In the 19th century the German Prince, Constantine Oldenburg, came to Georgia and fell hopelessly in love with the wife of a Georgian nobleman. Oldenburg tried his hardest to win the heart of Agraphina Japaridze and eventually succeeded. After moving to Tbilisi, he commissioned the grand palace from the famous architect Paul Stern as a gift to his beloved.
Constructed over six months in 1882, the building became a symbol of this exciting love story.
Today, the palatial estate is a home to the Georgian State Museum of Theatre, Music, Cinema, and Cinematograpy, also called the Art Palace, and has been since 1989.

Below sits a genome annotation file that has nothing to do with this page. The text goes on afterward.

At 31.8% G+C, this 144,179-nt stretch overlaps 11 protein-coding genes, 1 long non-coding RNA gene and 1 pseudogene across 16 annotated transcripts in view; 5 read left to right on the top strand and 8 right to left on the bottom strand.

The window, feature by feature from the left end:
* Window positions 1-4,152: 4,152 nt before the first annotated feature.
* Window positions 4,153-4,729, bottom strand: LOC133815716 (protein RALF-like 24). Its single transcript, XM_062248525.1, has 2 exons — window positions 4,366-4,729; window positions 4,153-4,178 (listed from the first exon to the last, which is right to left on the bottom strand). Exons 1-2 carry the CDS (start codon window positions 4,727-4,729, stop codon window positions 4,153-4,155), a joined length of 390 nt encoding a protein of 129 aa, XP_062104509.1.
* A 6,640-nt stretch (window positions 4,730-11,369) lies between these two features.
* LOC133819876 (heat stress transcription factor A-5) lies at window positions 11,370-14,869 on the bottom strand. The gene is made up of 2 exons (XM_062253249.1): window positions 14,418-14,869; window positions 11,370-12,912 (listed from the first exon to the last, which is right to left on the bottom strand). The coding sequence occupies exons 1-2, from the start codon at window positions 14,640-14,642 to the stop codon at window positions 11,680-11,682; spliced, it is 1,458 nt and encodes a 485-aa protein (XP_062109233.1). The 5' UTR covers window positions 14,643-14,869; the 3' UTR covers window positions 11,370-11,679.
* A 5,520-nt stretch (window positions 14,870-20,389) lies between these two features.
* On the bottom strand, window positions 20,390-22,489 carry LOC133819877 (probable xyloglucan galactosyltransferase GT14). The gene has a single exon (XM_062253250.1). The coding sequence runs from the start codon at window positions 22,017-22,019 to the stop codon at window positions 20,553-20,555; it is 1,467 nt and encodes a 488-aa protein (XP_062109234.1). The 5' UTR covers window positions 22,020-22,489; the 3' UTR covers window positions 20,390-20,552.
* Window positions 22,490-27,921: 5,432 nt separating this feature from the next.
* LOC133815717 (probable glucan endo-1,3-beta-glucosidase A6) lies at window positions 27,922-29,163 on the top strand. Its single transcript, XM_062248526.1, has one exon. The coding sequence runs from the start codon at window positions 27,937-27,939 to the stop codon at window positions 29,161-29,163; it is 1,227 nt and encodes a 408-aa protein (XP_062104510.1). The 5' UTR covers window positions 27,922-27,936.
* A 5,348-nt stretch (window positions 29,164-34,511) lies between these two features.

Within the palace-museum, visitors will find ten exhibition halls displaying a startling variety of objects. These include an antique marble mask found at the Vani archaeological sight, 17th-century Persian miniatures, Georgian theatre programmes printed on silk, collections of theatrical and decorative art, the personal archives of several famous artists, painted canvases, and more. In all, more than 300,000 objects are preserved within the museum, providing a wealth of information on the development of Georgian theatre, music, opera, and the ballet arts.
The exhibition halls of the Art Palace are open from 10:30 am to 6:00 pm every day.